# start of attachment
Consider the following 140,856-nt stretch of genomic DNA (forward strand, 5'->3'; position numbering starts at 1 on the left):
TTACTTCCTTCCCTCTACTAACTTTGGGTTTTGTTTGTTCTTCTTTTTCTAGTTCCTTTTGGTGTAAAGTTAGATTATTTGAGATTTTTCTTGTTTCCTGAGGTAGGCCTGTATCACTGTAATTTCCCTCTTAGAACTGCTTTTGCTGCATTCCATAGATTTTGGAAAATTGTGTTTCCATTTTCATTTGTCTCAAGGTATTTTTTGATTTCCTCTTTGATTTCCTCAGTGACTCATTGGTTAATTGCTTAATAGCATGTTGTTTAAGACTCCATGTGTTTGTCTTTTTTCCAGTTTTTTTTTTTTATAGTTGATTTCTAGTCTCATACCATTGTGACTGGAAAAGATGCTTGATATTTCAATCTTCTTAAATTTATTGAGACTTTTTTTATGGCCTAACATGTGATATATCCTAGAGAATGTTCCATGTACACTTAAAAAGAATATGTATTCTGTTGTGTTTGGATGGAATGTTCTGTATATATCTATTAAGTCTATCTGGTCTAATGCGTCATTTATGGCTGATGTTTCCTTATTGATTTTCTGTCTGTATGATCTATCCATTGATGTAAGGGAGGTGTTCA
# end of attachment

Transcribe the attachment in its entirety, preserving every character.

Consider the following 140,856-nt stretch of genomic DNA (forward strand, 5'->3'; position numbering starts at 1 on the left):
TTACTTCCTTCCCTCTACTAACTTTGGGTTTTGTTTGTTCTTCTTTTTCTAGTTCCTTTTGGTGTAAAGTTAGATTATTTGAGATTTTTCTTGTTTCCTGAGGTAGGCCTGTATCACTGTAATTTCCCTCTTAGAACTGCTTTTGCTGCATTCCATAGATTTTGGAAAATTGTGTTTCCATTTTCATTTGTCTCAAGGTATTTTTTGATTTCCTCTTTGATTTCCTCAGTGACTCATTGGTTAATTGCTTAATAGCATGTTGTTTAAGACTCCATGTGTTTGTCTTTTTTCCAGTTTTTTTTTTTTATAGTTGATTTCTAGTCTCATACCATTGTGACTGGAAAAGATGCTTGATATTTCAATCTTCTTAAATTTATTGAGACTTTTTTTATGGCCTAACATGTGATATATCCTAGAGAATGTTCCATGTACACTTAAAAAGAATATGTATTCTGTTGTGTTTGGATGGAATGTTCTGTATATATCTATTAAGTCTATCTGGTCTAATGCGTCATTTATGGCTGATGTTTCCTTATTGATTTTCTGTCTGTATGATCTATCCATTGATGTAAGGGAGGTGTTCA